I enter and I smell incense burning, then cigarette smoke. Jessa is laying on a white leather couch, her hair limp and face bloated. She holds a smoke in one hand. Her fake tan has smeared a streak on the otherwise immaculate sofa. After a silence, she asks me what do you want? without getting up. She stubs the cigarette out as I explain her mother had called me and was worried about her. Jessa shakes her head, as if I have it all wrong. I hope I do, and I can leave immediately and pretend I never stumbled on Jessa like this, all wounded and uncombed.
My mother’s bi-polar, she says, and I make vaguely sympathetic noises and pat her on the leg. She doesn’t react. I’m sitting stiffly on the same couch now, Jessa having curled her legs up to make room for me. She’s upset I didn’t call on her birthday, which was yesterday. But I never call her. You wanna know why? she asks, engaging with me directly now. Prior, it had seemed like she was talking to the air in front of me, her eyes glazed over. I say she can tell me only if she’s comfortable sharing. She smiles when I say this, but I can tell she’s about to cry.
When I was a toddler…I was two. I was so cute, I had such fat little legs. Anyway, Dad left me with Mom and she’s having a manic episode, but we didn’t know that back then. Jessa wipes away a tear, suddenly, and I so desperately want to leave that I think she can sense it. She continues, I don’t know what her reasoning was, really, but it was all wrapped up in some delusion she was labouring under at the time. Y’know, she put her fingers inside me, in my pussy. It was weird, it didn’t bother me so much at the time because she was my Mom and they’re allowed to do things to you, but I remember it all. Y’know, I remember everything, but it wasn’t until I was thirteen that I realised, oh, my mom totally fingered me. How gross is that?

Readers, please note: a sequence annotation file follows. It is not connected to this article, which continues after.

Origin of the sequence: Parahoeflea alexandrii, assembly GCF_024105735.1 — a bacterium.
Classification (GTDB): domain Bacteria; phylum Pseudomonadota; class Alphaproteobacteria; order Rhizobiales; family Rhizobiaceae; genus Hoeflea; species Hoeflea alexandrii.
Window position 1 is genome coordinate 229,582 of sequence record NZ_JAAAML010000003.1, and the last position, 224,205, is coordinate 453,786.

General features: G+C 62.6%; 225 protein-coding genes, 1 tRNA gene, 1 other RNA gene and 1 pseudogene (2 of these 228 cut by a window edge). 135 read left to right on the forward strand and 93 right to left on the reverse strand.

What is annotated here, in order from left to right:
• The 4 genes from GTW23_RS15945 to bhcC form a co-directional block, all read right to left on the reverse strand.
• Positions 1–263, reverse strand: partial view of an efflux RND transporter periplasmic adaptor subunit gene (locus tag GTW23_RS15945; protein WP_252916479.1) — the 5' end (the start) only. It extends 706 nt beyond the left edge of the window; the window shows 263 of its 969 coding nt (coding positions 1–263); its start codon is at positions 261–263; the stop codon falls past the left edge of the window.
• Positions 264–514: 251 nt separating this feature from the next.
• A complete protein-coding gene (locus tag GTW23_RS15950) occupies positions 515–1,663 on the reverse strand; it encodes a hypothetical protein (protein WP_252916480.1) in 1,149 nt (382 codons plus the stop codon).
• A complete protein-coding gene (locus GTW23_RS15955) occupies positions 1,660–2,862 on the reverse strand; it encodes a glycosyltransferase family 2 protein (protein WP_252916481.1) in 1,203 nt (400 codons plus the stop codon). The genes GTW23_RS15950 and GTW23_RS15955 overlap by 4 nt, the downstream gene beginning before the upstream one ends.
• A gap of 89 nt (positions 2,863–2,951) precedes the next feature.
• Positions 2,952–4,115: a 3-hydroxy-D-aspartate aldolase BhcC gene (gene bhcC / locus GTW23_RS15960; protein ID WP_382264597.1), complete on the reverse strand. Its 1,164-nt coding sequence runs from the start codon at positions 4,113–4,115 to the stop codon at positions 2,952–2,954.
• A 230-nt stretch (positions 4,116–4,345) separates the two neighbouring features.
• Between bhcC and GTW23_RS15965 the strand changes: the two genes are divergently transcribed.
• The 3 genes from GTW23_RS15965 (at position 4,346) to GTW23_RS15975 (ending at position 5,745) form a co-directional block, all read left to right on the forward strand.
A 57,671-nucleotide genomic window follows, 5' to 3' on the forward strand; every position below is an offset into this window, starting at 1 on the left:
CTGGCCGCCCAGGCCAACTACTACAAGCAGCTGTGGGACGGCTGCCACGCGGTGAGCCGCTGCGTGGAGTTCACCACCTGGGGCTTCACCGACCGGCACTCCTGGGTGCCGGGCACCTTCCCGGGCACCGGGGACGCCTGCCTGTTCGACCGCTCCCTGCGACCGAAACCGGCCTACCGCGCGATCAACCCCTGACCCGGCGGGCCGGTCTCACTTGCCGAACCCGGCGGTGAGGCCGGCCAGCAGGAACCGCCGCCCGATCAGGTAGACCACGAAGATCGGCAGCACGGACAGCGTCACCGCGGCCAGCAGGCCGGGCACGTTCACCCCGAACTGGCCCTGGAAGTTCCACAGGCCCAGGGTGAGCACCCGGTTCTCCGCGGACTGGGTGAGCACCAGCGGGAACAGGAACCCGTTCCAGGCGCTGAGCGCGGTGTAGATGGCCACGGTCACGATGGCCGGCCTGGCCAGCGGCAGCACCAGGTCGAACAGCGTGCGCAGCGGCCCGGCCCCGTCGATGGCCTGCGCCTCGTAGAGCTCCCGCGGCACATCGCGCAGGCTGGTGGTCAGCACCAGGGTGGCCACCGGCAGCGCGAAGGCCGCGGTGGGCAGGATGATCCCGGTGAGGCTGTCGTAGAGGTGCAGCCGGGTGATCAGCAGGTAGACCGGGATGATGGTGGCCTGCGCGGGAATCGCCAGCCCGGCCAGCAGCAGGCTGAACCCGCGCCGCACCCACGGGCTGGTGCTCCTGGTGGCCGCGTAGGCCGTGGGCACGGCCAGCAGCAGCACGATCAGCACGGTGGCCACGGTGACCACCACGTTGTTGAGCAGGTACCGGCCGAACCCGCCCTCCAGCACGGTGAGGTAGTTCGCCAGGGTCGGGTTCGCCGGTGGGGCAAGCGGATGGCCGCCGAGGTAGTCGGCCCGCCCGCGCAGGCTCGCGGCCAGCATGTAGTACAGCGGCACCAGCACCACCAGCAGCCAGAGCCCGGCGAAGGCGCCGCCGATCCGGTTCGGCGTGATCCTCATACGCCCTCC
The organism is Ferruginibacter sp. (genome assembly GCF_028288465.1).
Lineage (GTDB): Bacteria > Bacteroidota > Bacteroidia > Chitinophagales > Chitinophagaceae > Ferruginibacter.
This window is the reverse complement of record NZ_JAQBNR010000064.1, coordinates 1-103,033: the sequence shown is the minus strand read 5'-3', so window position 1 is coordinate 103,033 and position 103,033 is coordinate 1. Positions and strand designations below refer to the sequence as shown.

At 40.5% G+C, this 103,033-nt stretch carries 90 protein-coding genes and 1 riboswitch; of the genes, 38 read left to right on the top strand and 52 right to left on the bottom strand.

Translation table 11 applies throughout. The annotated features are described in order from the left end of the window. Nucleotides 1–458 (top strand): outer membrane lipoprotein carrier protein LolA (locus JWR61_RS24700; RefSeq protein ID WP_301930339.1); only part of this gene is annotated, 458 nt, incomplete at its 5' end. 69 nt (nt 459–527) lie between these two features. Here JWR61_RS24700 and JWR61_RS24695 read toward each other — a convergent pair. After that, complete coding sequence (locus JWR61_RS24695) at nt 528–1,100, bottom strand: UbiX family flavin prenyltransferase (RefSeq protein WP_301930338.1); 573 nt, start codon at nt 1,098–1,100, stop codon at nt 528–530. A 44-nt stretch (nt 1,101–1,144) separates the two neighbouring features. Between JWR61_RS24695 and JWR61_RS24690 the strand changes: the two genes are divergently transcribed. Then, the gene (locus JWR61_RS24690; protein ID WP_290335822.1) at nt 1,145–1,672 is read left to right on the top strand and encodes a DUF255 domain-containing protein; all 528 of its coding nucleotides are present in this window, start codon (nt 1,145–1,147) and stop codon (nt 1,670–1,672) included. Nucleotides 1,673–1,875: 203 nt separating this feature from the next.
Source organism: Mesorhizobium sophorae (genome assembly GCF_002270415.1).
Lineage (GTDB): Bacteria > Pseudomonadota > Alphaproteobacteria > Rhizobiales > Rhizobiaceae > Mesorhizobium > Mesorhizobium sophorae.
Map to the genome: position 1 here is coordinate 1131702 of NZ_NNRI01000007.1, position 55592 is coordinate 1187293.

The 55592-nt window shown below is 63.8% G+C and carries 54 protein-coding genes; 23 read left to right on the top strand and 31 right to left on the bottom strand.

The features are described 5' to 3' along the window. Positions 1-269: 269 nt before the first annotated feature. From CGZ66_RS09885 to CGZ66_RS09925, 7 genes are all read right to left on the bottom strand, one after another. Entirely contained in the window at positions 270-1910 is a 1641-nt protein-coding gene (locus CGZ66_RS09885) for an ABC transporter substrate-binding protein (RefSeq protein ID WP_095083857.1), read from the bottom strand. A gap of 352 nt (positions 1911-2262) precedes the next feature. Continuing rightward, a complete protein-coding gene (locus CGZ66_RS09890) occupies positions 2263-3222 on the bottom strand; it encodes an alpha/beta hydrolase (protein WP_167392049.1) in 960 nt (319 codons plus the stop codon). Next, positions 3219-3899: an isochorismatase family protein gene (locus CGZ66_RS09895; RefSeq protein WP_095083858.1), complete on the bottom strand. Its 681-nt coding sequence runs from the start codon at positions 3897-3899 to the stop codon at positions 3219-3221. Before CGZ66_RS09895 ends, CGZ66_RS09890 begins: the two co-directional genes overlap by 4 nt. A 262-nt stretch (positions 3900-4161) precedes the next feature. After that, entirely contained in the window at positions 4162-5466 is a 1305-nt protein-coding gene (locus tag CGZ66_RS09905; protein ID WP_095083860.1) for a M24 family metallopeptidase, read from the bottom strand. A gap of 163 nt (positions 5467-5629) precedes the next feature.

She’s sitting up now and she turns to me, saying and that’s why I don’t answer her calls. You can tell her I’m fine. She does this every year.
I leave fifteen minutes later, vibrating with awkwardness the whole way home. I debate whether to call her mother at all, and I settle on texting her: Just saw Jessa. She is safe + doing fine. Hope that helps.
During the next few days, I tumble down the pyramid. The group chat is reformed without me. I see Jessa or one or the moths in classes and they’ve turned on me, either ignoring me entirely or making faces behind my back. Days pass and nothing happens, much longer than ever before. I realise after a week that I’m never climbing the pyramid again.
Whenever I see Jessa, I’m left feeling a strange kind of discomfort. I find it hard to believe her when she says she remembers everything that ever happened to her. It’s not possible. It can’t be. But then I remember her face all puffy, her mother’s desperately sad voice, and the fundamental mundanity of her story. Really, when you break it down – it’s neither an explosive story nor one that serves Jessa in a particularly positive way. I’m left questioning her motives.
Maybe I’m out of the group because I saw something I wasn’t meant to. A plainness. For someone who relished being thought of as a collector of vivid memories, Jessa suddenly seemed so ordinary, just someone who has recollections she’d rather discard.
In that way, I realise, she’s cursed.